I got a likely pass on Tuesday, and now I'm awaiting my official score. It was my last exam, so all of this is behind me. I started testing in 2011, passed some exams that expired, failed some exams, retook them, and waited until the last minute to retake an exam that expired.
Taking the Test:
I was the first ARE tester at the PSI center in Olathe, Kansas. Check in was easy, workers were friendly, and it all seemed less officious than Prometric.
My chair was squeaky, and I probably annoyed the other test takers. That doesn't sound like a big problem, but it really is. These tests are stressful, and testers need to be clearheaded and calm. They can't be distracted by things like that. Nervous, unfocused, and scared people make mistakes. Luckily for me, I didn't worry whether I was annoying other people because I knew there was nothing I could do about it. Stay calm and positive and don't let the environment distract you.
The test was pretty strait forward with comparable difficulty and content to the NCARB PA practice exam. I think that was the best study tool because using the software (whiteboard) was by far the most difficult part of the test. I took it twice and passed both times.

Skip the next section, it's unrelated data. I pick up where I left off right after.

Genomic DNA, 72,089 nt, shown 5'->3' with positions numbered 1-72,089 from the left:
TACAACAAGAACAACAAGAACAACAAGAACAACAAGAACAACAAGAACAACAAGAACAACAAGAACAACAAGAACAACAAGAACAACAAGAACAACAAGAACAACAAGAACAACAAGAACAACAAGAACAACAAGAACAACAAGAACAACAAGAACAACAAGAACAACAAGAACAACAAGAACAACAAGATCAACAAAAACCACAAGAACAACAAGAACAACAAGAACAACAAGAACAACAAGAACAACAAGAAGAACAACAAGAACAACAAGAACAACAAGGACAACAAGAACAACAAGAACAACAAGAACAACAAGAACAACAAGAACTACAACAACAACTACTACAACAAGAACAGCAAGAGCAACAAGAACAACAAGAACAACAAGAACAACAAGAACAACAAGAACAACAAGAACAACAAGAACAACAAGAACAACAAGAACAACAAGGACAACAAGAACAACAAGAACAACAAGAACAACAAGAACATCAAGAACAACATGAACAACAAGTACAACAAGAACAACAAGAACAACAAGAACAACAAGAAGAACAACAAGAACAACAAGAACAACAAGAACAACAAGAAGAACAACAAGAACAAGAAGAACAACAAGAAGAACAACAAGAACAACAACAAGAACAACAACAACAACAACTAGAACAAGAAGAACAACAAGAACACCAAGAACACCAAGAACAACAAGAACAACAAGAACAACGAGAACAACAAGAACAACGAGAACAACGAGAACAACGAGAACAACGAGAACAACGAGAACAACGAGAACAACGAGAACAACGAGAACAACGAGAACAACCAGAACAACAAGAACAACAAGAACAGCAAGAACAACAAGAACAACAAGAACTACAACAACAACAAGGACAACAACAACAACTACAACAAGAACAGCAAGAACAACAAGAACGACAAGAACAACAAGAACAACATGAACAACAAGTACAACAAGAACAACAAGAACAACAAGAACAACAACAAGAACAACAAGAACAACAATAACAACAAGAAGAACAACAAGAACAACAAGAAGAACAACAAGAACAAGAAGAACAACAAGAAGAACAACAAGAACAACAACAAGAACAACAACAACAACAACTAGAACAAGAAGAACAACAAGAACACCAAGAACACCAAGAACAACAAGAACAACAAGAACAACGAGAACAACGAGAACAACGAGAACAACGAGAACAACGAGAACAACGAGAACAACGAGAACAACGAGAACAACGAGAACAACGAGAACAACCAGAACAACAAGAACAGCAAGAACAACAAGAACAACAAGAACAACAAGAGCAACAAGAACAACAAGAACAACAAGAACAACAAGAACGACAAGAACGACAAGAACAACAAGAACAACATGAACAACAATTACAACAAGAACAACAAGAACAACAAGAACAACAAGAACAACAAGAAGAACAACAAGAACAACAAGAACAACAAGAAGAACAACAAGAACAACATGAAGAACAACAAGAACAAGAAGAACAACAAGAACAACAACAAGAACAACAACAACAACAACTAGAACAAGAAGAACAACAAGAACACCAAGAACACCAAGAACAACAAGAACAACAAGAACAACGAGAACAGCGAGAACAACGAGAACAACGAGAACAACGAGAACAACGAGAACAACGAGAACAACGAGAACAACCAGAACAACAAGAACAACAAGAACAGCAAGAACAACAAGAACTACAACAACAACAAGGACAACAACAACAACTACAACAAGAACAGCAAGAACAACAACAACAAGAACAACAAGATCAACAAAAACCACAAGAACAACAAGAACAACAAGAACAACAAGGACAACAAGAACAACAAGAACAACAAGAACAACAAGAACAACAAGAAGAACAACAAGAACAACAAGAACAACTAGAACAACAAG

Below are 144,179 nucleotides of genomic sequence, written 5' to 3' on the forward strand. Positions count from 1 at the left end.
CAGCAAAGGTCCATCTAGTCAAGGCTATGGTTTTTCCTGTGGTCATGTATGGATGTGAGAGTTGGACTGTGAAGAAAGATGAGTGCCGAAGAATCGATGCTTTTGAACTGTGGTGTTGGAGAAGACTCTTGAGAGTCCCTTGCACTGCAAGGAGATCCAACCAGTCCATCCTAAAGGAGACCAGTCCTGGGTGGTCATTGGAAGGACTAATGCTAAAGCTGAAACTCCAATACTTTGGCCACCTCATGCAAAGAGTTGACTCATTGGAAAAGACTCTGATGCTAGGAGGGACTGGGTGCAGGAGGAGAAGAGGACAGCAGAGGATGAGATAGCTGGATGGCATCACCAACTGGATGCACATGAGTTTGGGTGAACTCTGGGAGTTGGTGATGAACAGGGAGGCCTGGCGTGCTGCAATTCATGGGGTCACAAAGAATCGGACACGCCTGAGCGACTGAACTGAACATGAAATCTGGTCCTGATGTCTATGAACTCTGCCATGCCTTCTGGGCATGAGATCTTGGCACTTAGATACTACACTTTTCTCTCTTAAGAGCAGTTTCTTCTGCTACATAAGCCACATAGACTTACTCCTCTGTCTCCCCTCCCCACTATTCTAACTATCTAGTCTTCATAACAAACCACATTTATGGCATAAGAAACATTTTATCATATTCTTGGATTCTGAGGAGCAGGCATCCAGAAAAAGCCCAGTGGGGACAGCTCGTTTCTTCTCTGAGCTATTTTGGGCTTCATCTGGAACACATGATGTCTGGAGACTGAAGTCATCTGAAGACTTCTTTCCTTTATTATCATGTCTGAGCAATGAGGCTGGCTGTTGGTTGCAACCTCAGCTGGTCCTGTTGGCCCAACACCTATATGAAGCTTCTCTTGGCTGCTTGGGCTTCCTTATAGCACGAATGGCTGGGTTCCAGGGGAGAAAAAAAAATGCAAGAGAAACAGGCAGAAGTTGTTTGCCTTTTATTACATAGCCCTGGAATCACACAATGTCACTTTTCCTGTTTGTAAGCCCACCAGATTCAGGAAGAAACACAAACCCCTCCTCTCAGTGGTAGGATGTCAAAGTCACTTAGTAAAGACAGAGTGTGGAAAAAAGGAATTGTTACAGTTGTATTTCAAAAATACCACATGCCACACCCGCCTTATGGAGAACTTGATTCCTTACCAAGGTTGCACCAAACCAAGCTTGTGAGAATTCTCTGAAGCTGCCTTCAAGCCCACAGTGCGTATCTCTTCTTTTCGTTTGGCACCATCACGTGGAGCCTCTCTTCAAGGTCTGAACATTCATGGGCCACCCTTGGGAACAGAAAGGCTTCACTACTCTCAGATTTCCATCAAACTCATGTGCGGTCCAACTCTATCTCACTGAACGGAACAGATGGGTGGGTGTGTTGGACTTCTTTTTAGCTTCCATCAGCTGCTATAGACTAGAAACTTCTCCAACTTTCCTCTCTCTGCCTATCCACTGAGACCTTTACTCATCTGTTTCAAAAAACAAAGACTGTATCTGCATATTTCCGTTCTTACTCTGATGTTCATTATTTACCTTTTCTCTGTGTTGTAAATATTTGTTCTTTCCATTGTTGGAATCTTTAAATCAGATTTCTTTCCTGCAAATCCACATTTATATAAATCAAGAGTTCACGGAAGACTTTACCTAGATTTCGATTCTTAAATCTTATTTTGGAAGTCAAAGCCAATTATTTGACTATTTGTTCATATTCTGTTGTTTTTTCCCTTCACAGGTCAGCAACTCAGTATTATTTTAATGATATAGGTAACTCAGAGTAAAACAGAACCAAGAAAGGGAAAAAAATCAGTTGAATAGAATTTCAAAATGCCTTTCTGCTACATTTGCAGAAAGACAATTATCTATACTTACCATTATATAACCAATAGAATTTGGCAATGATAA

I also got a one month Balast subscription for PA and went through most of that, took all the quizzes, and two of their practice exams. It was probably helpful, but I can't say for certain.
I skimmed through parts of Building Codes Illustrated that I though would be useful, Chapters 3, 5, 6, and 10. I wish I had looked at Chapter 18 though. BCI was definitely helpful.
I watched a couple Hyperfine videos.
I think you could take the NCARB exam, that will tell you what you need work on, and research those topics. That would be enough study. If you want to spend hundreds on the other stuff, I'm sure it's all great. If not, you have options.
I took Hyperfine's advice and didn't spend a lot of time on problems I didn't know. But I did mark them for review and got a better idea of what they were asking the second time through.
I took a 15 minute break with 1:15 left before starting the Case Studies. I was going to take a break after the first Case Study but decided to power through. I finished just in time. Well, actually, I just thew something at the last problem because I didn't really have time to do it correctly.
There was a drag and drop question that was tricky because you had to compromise and ignore one of the space's requirements. At least, that's what it seemed like.
Another question in which I had to pick the right image seemed to have no correct answers.
On case studies you really just need to be careful and pay attention to everything. Give yourself plenty of time on them but remember each question is only worth 1 point. If it's taking too long, mark it and move on.
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